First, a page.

Equipped with ABS and a slipper clutch for 2018, the Apache is now better suited to aggressive riding.
Story: Anosh Khumbatta
Photography: Sanjay Raiker
I have been a fan of the TVS Apache RTR 200 4V ever since its introduction just over two years ago. The bike felt sturdy, had an impressively wide mid-range and featured almost telepathic handling capabilities. This year TVS have introduced an updated version that includes all that we already love about the RTR 200 4V, while adding into the mix ABS and a slipper clutch.
Externally not a lot has changed; the bike still features the edgy lines inspired by the TVS Draken concept and shares the chassis, engine, and body panels with previous year’s bike. The new colour and sticker scheme definitely adds a bit of personality. The only new component visible to the casual observer, to differentiate this from the older bike, would be the short fly-screen. The same full-digital dash greets you as you turn the key, while the tank is still that angular unit with the off-set filler lid. The stepped seat is just the right amount of firm, while the raised clip-ons encourage the rider to lean forward ever so slightly, creating a somewhat purposeful riding position.
On the move, this bike feels identical to last year’s model, although the inclusion of ABS gives the rider peace of mind while braking hard on less-than-perfect surfaces. Powered by the existing 197.7-cc air-cooled engine, supplemented by an oil-cooler, the bike continues to make 20.5 PS at 8,500 rpm and 18.1 Nm of twist at 7,000 rpm, and this powerplant is mated to a smooth-shifting five-speed gearbox. The bike feels light and nimble when carving through city traffic, and the wide torque spread means that you can putter around in the higher gears while still keeping some torque in reserve for a sudden overtake.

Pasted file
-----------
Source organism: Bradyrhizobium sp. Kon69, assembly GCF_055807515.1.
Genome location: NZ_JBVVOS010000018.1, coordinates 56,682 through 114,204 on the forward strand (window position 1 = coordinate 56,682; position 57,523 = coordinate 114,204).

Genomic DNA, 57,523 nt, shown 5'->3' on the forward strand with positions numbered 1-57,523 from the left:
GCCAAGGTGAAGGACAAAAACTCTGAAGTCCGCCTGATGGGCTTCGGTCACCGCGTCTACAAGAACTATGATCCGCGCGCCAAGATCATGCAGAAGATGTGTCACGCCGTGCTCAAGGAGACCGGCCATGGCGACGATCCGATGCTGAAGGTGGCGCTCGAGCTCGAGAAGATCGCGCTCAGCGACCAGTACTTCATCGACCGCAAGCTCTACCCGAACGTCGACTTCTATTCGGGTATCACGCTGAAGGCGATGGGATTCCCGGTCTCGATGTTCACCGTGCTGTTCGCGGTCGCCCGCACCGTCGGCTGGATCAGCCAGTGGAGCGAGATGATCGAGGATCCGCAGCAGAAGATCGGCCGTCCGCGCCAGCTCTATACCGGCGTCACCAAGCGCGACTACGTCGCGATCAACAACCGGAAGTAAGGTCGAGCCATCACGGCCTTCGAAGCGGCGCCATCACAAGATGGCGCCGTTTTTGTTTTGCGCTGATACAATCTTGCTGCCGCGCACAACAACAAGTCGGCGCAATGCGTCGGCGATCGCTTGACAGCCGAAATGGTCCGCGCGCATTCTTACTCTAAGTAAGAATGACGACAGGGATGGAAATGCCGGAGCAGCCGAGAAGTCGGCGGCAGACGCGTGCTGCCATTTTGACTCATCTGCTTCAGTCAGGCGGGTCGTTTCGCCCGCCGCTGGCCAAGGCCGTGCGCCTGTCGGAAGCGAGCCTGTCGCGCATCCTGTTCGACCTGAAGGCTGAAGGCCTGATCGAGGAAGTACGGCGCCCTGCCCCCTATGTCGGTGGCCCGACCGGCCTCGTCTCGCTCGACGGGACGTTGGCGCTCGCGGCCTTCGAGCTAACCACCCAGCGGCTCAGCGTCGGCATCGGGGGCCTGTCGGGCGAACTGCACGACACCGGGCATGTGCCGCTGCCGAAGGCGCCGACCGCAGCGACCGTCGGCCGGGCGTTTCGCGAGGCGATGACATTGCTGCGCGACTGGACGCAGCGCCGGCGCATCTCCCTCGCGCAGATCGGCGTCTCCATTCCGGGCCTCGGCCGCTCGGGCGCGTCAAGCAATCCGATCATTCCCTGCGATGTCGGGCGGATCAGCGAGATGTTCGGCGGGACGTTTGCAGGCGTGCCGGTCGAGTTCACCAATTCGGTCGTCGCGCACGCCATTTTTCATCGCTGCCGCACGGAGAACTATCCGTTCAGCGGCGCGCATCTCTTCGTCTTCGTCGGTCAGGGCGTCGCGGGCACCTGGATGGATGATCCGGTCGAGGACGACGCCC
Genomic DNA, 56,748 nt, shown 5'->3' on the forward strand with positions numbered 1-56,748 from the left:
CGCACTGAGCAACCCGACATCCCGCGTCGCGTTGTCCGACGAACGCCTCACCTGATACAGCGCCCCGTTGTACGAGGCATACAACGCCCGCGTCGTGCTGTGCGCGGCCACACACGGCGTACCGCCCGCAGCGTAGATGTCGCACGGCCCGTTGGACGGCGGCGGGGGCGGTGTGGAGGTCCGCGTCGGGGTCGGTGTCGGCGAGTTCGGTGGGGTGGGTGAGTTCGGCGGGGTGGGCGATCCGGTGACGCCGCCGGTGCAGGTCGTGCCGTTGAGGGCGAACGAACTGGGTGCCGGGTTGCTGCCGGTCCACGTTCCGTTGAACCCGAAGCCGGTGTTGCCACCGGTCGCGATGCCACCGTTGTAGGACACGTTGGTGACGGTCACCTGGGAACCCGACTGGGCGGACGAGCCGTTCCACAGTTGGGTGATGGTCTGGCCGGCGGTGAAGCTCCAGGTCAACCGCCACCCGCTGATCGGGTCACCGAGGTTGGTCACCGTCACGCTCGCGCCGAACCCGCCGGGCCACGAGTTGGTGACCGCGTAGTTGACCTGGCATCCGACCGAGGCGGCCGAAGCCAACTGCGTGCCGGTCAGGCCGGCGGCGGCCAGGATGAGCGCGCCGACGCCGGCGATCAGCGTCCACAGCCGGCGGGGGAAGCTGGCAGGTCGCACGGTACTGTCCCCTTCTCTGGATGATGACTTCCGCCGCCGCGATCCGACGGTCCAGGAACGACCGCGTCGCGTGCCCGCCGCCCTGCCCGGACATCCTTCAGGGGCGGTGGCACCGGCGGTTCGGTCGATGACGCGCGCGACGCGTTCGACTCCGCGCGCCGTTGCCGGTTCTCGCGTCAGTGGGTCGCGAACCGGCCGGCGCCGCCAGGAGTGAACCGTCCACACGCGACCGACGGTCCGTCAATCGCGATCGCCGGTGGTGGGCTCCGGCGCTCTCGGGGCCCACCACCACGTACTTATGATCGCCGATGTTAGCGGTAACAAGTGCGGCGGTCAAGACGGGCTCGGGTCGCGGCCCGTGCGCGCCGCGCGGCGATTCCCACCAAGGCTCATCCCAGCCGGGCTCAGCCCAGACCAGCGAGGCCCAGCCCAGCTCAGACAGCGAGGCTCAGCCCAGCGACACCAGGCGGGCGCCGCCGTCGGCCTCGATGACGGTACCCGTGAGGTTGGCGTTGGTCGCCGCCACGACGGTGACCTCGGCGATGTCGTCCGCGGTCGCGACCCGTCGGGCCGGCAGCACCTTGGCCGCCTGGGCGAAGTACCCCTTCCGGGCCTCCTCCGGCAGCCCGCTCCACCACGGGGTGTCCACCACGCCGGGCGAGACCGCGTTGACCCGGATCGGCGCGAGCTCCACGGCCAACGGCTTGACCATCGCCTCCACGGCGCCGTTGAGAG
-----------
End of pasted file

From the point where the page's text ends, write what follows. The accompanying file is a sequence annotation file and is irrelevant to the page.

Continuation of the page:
Although it does make for a decent commuter, the RTR 200 4V was built to destroy a set of corners, which it does with aplomb. This is where the new slipper clutch adds value; aggressive downshifts as you are setting up for a corner no longer cause the rear wheel to lock or skip, which unsettles the motorcycle. On this bike, you can go down gears rapidly while on the brakes and the rear wheel always remains in contact with the ground, leaving you free to concentrate on your corner entry. Even dropping two gears and suddenly releasing the clutch results in nothing more than a spike in the revs, while the rear wheel stays planted.
The slipper clutch has also found its way on to the TVS One Make Championship RTR 200s from this season onwards. I spoke to a few racers at the track a couple of weeks ago and they all had nice things to say about this update, claiming that the introduction of the slipper clutch has resulted in smoother laps.
A timely update for a bike we already love, the inclusion of ABS and a slipper clutch in the RTR 200 4V keeps it competitive and relevant in a changing market. Not only do these new features make this bike more involving to ride and easier to push, what’s more important is the added safety they bring to the table.